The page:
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some rambling about trust
My Saturday routine for the past few months typically starts with me sitting on the couch with Terra (my dog) curled up next to me while I (attempt to) write a blog post.
This morning, the dog and I looked over my draft ideas and we decided that none of them were anything I felt like writing about today. After spending most of the morning browsing Reddit for inspiration (and not surprisingly, failing), we went for a walk.
And, as it usually happens when I walk, I think…or I don’t think, I let my mind wander and see where my thoughts take me. Most of the time, it doesn’t go too far - but that’s sort of the plan. This morning, my mind couldn’t figure out what to focus on, but given time, some fresh air, and some self-reflection, I realized that I want/need to write a bit about trust.
Trust and Getting Shit Done
In Pat Lencioni’s Five Dysfunctions of a Team, he says that you can’t achieve results as a team unless there is shared accountability, and that only comes if everyone is committed, and you can’t get that unless teams feel safe with debate and conflict, and that you can’t even get that far if you don’t have trust.
In The Speed of Trust by Stephen Covey (not that Stephen Covey, it’s written by his son - more on that later), Covey says,
“Low trust creates hidden agendas, politics, interpersonal conflict, interdepartmental rivalries, win-lose thinking, defensive and protective communication—all of which reduce the speed of trust. Low trust slows everything—every decision, every communication, and every relationship.”
When I think about some of the most important things that are common on awesome teams, they all require high trust. Take collaboration, for example - whether it’s pair/mob programming, or just working together - it doesn’t work without trust. More importantly, trust increases innovation. One of my favorite quotes is from Linus Pauling (probably paraphrased).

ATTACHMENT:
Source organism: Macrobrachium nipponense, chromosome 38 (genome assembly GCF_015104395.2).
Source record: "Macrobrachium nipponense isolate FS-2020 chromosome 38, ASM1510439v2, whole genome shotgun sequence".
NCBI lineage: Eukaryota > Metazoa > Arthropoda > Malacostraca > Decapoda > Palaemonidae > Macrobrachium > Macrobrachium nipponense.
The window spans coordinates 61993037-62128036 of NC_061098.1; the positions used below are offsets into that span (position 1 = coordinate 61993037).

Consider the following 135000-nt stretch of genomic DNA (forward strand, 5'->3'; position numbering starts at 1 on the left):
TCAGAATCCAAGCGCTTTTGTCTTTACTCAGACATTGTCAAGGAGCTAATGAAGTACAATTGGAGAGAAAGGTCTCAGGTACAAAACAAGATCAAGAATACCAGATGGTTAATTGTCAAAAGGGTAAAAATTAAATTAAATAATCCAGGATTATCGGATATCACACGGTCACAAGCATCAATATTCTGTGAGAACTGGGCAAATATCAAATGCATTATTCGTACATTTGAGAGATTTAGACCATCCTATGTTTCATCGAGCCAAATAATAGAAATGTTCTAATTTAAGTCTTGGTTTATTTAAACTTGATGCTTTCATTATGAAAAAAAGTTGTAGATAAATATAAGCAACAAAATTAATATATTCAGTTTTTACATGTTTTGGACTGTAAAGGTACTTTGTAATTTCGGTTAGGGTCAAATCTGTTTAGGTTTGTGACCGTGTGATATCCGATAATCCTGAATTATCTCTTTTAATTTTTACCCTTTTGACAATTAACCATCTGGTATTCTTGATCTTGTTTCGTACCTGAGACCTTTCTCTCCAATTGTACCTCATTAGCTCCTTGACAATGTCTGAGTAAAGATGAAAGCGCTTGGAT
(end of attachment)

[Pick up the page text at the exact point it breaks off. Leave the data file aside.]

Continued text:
“The way to get good ideas is to get lots of ideas and throw the bad ones away”
How can you get good ideas if people don’t have enough trust to share all of their ideas?
We build trust through thousands of small actions over a long period of time. Start with honesty and transparency - more than you think is enough, be vulnerable, show empathy, and be consistent. These are all things I care (deeply) about, and I’ve talked about a lot of these in previous posts (which I’m not linking to, since substack wants to make a huge deal about links to previous posts, and I don’t want to fight with it today).
The Hard Part
Warren Buffet said,
It takes 20 years to build a reputation and five minutes to ruin it.
The same, of course, is true with trust in an organization. What you build over years can be lost in a moment - it’s like falling down a ladder. When trust is broken, it can feel like you've fallen and can’t get to the next step. To rebuild trust we have to climb back up the ladder, rung by rung. It takes time and effort, but it’s possible.
To “climb the ladder” when trust in your organization takes a tumble, we start by acknowledging the harm that was done and the impact it has had on the organization. Trust starts with vulnerability and accountability, and the best way I know of to start rebuilding trust is to lean into whatever caused the loss in the first place even if…or especially if it’s difficult or uncomfortable. Otherwise, how will your organization know you are committed to rebuilding trust?
From there, it’s an ongoing effort based on transparency and empathy - probably even hyper-focused on listening to the team, soliciting their feedback, and acting on any culture or trust issues as quickly as possible.
Well worth mentioning is in The Speed of Trust, Covey says that the most important person to trust is yourself - and he’s completely correct. We have to start with ourselves and the four cores of credibility and character:
Integrity - being honest and transparent and keeping our commitments
Intent - focusing on meaningful work
Capabilities - developing skills and learning
Results - being accountable and responsible for results
Terra has moved from the couch to her bed next to the fireplace, and it’s time for me to post this and trust that some of you will find some value. Thanks for reading (and subscribing to my series of brain dumps).
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